Fulton Center’s Digital Out-of-Home Network Reaches More Than 300,000 Commuters Daily
NEW YORK, NY — New York’s first fully digital transit hub, the Fulton Center, has opened to the public featuring the MTA’s largest place-based digital out-of-home network to date with more than 50 state-of-the-art digital signage screens. According to the MTA, more than 300,000 commuters will pass through the Fulton Center each day.
The Fulton Center’s DPB network is managed by Westfield Brand Ventures, a division of Westfield, a leading developer of malls and commercial properties. Westfield will be subletting the commercial space in the Fulton Center and leasing the digital advertising. A series of digital signage screens will be dedicated to MTA customer information including service advisories and train arrival information. In the case of an emergency, the MTA has the ability to override all displays to provide relevant information. The Fulton Center’s customer information system also includes 16 interactive On the Go! Kiosks. The kiosks feature large screens offering customers information about their entire trip, from planning with Trip Planner+, real-time service status, escalator and elevator status and local neighborhood maps. As an added feature, the screens provide news and weather information. Seven additional kiosks, managed by Westfield, will display advertisements and tenant information.
“The new Fulton Center complex is another example of how we are rebuilding Lower Manhattan which will spur a resurgence throughout the area,” Governor Cuomo said. “This new station makes traveling easier for subway riders, and is a beautiful public space for visitors and commuters to enjoy. We now have a new cornerstone in Lower Manhattan, and I am proud to see this unique complex opened to the public.”
Construction of the Fulton Center also included the restoration of the Corbin Building. Built in 1889, the Corbin Building was originally designed by Francis Hatch Kimball, and was named for Austin Corbin, a former President of the Long Island Rail Road. It was added to the National Register of Historic Places in 2003. The Fulton Center project preserved the historical landmark with $59 million in renovations including major structural underpinning, and refurbishment of the interior and façade. The Corbin Building provides an additional street level entrance to the Fulton Center on John Street. At this entrance, escalators are available to bring commuters and shoppers down to the concourse level of the facility to access the Dey Street passageway, retail shops, and the A/C mezzanine.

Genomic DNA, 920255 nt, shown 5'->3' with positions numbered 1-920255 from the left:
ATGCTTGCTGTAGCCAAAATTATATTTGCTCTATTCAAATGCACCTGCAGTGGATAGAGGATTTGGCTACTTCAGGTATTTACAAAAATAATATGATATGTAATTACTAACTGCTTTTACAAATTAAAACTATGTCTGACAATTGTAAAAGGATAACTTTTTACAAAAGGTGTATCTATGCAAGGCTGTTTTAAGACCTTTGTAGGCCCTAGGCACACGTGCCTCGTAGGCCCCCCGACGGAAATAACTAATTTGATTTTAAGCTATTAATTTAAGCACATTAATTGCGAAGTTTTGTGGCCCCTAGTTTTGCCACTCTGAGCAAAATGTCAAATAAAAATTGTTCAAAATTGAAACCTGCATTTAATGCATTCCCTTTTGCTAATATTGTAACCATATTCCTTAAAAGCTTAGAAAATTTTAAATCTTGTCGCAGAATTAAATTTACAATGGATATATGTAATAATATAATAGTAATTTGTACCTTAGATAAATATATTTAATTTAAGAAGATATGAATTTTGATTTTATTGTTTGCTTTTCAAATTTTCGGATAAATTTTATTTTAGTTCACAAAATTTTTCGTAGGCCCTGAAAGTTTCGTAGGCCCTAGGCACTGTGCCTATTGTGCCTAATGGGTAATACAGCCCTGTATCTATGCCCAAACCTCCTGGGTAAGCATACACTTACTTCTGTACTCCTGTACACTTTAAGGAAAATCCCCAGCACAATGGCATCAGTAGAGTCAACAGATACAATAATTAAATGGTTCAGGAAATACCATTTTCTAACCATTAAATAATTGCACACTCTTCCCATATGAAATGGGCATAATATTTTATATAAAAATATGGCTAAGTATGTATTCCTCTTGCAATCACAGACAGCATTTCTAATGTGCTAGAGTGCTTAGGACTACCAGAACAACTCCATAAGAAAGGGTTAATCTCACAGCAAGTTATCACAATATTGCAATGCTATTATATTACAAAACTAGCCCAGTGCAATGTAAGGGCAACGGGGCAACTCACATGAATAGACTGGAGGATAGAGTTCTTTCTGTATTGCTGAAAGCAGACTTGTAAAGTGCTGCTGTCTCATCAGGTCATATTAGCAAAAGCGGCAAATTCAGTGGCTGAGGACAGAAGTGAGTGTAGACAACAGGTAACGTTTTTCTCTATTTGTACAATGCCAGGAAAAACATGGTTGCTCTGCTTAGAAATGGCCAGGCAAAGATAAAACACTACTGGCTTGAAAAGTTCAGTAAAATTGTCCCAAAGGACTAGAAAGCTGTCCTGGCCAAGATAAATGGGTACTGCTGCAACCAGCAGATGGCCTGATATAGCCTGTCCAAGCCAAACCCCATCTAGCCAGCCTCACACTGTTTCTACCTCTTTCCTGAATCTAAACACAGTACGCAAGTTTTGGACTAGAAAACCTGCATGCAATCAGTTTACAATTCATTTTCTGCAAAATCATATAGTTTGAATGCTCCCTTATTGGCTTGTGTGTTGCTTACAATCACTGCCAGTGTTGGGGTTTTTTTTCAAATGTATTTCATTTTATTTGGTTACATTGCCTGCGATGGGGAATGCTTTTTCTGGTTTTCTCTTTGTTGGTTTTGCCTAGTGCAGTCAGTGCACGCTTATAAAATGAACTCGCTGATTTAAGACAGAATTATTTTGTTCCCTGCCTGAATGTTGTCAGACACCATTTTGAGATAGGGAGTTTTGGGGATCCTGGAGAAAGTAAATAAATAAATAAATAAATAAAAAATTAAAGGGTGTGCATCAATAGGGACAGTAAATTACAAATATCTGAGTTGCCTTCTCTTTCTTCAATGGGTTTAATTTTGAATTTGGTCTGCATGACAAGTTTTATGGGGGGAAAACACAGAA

The opening of the Fulton Center also marked the inauguration of the MTA Arts & Design’s new digital arts program. featuring the work of new media artist Gabriel Barcia-Colombo. Barcia-Colombo’s work, the New York Minute, is a large-scale video installation on display through spring 2015. All 52 digital signage screens will air the video simultaneously for 30 seconds every 10 minutes, six times each hour. Commuters can watch a different sequence each time they walk past the installation space.
Gabriel Barcia-Colombo is a new media artist whose work focuses on collections, memorialization and the act of leaving a digital imprint for the next generation. His work includes video sculptures, immersive performances, large scale projections and vending machines that sell human DNA. It plays upon the modern exigency in today’s culture to chronicle, preserve and wax nostalgic, an idea that Barcia-Colombo renders visually by “collecting” human portraits on video.
“Our customers will recognize themselves in these videos because they do the same kind of things — dancing, laughing, playing, and embracing our children. This work creates a moment of bonding and sense of community that ties us to other people in the city,” said Amy Hausmann, deputy director of MTA Arts & Design. “Gabe’s work reminds us that we’re not alone and that at any given moment in New York, there’s always something else going on too.”
“Fulton Center represents the future of the MTA, so we looked to technology that also would move Arts & Design into the future. A digital arts program gives us the opportunity to offer temporary art, to work with new digital artists and to produce art that engages our customers in a more immediate way,” said Sandra Bloodworth, director of MTA Arts & Design. “Large-scale electronic displays like the one in Fulton Center open up a world of possibility for new media artists to connect with our customers, whether it’s through a piece that makes them pause and smile or inspires a thought that stays with them on their journey.”
Free Online Tools for Media Buyers and Planners
The DOOH Ad Network Locator is a free online resource designed to help media buyers, planner and brand strategists identify place-based digital out-of-home advertising networks by location, venue type, demographics and reach. There are more than 160 advertising-based networks organized by country that include Australia, Canada, United States and the UK. The United States is organized by venue type as it has the broadest range of venue categories, with the greatest number of ad-based networks operating within each category.
Digital Out-of-Home (DOOH) advertising, also known as Digital Place Based (DPB) media, utilizes strategically placed, networked digital signage displays to reach on-the-go consumers while they are outside of their home with highly targeted messages. Digital out-of-home screens can be found in locations that include transportation hubs such as airports, railway and bus terminals; executive networks in office-building lobbies and elevators. Other venues include shopping malls, gas stations, fast-casual restaurants, fitness centers, hotels and more.